Application of Radar to Measurement of Surface Precipitation
Final rept. no. 2, 1 Sep 1967-31 Aug 1968
MASSACHUSETTS INST OF TECH CAMBRIDGE DEPT OF METEOROLOGY AND PHYSICAL OCEANOGRAPHY
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The report contains two major sections. In the first, consideration is given to the accuracy and practicality of measuring surface precipitation by radar. The second summarizes studies which have been made regarding mesoscale precipitation patterns and their relation to larger-scale circulations. It is concluded that for convective storms a properly instrumented 10-cm radar can provide more accurate measurements of rainfall over an area than can a network of gauges. A wave length as short as 3 cm is shown to be unsatisfactory for measuring precipitation because of attenuation. In widespread storms appreciable errors, occasionally a factor of two or three, may result from differences between the precipitation in the volume sampled by the radar and that reaching the surface. Observations of such effects are presented and discussed. Advantages and liabilities both of the radar and of a network of gauges for measuring precipitation over an area are illustrated by experiments in which simultaneous measurements by the two methods are compared. The second section of this report presents detailed descriptions of the structure and behavior of mesoscale precipitation areas and convective cells both in extratropical cyclones and in thunderstorm complexes. These descriptions will serve as a basis for physical and numerical studies of mesoscale phenomena.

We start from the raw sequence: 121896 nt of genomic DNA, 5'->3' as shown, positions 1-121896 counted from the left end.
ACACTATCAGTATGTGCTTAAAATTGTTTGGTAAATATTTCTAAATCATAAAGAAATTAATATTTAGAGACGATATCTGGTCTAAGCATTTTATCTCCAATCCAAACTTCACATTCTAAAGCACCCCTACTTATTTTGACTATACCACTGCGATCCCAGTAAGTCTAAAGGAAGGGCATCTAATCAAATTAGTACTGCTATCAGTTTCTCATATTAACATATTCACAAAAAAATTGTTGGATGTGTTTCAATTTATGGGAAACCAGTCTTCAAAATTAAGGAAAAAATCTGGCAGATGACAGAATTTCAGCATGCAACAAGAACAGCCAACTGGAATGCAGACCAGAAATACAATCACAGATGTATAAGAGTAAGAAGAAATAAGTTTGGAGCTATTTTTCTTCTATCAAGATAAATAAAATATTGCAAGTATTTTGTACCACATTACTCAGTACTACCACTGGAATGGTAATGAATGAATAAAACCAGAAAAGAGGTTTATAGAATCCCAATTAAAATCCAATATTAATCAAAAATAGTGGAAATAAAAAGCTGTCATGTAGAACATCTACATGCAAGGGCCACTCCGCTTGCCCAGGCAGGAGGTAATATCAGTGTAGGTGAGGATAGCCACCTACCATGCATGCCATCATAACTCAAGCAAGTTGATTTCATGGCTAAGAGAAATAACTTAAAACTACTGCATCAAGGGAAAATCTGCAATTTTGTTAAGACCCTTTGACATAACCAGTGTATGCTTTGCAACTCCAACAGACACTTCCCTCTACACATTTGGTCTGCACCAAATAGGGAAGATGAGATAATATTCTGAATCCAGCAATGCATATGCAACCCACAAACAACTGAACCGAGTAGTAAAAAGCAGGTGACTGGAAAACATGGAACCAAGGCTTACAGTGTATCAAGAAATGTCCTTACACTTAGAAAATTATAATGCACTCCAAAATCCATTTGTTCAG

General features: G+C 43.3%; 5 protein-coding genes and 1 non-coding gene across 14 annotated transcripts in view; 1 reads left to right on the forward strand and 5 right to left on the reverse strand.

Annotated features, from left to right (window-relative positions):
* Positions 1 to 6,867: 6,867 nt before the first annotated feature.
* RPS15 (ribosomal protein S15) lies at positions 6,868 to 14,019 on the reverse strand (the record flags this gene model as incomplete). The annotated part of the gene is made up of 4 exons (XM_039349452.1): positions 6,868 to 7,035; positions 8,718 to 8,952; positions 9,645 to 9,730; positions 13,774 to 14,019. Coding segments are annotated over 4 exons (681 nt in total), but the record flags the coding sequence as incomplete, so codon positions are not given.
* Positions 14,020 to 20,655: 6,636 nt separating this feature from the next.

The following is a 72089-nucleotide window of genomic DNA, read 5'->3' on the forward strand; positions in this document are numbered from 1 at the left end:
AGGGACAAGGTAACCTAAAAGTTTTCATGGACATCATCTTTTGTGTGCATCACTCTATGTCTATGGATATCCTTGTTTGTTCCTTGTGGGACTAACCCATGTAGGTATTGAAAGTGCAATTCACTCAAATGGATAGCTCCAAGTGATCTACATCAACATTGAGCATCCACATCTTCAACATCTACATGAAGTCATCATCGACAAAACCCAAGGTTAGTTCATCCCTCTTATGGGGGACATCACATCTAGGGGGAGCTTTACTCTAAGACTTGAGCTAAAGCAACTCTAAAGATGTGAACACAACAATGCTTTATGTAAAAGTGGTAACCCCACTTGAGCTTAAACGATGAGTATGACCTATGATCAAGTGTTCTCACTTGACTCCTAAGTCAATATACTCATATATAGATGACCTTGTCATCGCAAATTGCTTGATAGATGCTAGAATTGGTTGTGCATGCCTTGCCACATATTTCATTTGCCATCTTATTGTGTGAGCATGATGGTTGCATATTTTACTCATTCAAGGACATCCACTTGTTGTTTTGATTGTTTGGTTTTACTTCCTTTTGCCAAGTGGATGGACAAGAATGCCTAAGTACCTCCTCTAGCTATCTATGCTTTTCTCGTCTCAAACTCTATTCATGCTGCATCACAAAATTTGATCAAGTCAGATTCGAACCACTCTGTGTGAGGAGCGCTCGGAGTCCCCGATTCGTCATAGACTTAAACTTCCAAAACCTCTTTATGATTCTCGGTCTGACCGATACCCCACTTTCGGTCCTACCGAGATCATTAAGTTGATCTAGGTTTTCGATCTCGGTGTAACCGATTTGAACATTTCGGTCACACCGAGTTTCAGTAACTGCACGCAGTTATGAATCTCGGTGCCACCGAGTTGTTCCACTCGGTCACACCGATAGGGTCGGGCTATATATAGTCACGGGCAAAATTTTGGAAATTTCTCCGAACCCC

- Active and Passive Radar Detection and Equipment